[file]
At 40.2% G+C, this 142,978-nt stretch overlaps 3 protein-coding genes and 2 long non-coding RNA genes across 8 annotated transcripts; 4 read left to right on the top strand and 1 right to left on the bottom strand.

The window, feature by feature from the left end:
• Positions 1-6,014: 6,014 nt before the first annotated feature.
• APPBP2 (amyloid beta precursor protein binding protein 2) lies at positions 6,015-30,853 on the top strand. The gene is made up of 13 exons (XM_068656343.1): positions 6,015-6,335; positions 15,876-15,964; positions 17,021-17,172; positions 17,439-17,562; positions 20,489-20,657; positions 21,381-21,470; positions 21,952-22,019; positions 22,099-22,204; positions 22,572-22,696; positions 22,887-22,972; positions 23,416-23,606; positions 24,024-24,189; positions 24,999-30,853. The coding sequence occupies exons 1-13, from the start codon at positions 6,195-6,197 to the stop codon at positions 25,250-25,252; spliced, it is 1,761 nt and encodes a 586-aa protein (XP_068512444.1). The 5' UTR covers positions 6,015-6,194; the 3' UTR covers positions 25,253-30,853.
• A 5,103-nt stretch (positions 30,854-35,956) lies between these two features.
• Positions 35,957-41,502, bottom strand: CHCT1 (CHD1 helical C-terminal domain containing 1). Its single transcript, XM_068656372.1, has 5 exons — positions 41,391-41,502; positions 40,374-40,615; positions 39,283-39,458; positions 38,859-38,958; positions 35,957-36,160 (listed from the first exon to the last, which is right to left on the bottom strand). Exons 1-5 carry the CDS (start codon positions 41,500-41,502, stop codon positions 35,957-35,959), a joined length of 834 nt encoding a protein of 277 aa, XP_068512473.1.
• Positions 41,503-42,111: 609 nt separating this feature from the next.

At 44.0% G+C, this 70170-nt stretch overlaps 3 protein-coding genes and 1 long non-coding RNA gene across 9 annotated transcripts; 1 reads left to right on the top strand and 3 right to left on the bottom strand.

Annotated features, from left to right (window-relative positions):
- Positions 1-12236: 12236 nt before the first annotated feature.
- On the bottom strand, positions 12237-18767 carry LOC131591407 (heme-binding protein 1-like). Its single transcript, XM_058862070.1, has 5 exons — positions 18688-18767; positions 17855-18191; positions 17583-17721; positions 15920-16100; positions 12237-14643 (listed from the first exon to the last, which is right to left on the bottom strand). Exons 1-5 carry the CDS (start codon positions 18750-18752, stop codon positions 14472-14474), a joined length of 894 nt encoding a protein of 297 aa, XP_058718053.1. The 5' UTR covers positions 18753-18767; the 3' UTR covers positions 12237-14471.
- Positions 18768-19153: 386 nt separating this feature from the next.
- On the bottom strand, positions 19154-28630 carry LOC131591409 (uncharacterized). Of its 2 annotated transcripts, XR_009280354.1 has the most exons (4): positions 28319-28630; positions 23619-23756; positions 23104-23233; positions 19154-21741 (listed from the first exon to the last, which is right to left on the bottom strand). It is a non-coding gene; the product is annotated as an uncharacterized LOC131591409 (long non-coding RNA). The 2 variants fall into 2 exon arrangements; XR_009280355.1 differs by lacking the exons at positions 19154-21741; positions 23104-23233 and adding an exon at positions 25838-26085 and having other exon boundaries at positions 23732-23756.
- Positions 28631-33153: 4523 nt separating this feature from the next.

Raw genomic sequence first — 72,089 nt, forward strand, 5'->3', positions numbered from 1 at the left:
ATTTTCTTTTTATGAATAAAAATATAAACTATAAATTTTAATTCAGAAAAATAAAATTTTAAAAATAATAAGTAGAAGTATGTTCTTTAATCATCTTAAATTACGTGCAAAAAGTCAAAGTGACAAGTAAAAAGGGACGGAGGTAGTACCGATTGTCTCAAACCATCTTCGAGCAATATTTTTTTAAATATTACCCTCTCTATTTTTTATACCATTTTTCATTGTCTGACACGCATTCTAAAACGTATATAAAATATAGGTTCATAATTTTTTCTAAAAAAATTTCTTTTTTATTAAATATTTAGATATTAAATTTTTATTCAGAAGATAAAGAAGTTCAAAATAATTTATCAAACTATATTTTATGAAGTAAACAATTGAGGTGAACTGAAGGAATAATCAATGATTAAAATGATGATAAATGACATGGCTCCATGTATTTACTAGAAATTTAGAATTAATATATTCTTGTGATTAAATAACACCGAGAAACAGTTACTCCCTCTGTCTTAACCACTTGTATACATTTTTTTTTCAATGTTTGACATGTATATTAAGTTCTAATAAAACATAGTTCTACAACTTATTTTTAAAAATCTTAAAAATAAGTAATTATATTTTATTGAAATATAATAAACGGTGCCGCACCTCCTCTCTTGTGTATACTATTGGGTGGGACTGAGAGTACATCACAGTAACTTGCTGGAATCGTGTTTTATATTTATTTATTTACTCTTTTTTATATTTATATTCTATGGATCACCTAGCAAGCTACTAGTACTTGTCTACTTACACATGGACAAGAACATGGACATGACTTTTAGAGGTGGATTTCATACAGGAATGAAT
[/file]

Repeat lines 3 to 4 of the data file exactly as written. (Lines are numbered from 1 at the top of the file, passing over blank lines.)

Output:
• Positions 1-6,014: 6,014 nt before the first annotated feature.
• APPBP2 (amyloid beta precursor protein binding protein 2) lies at positions 6,015-30,853 on the top strand. The gene is made up of 13 exons (XM_068656343.1): positions 6,015-6,335; positions 15,876-15,964; positions 17,021-17,172; positions 17,439-17,562; positions 20,489-20,657; positions 21,381-21,470; positions 21,952-22,019; positions 22,099-22,204; positions 22,572-22,696; positions 22,887-22,972; positions 23,416-23,606; positions 24,024-24,189; positions 24,999-30,853. The coding sequence occupies exons 1-13, from the start codon at positions 6,195-6,197 to the stop codon at positions 25,250-25,252; spliced, it is 1,761 nt and encodes a 586-aa protein (XP_068512444.1). The 5' UTR covers positions 6,015-6,194; the 3' UTR covers positions 25,253-30,853.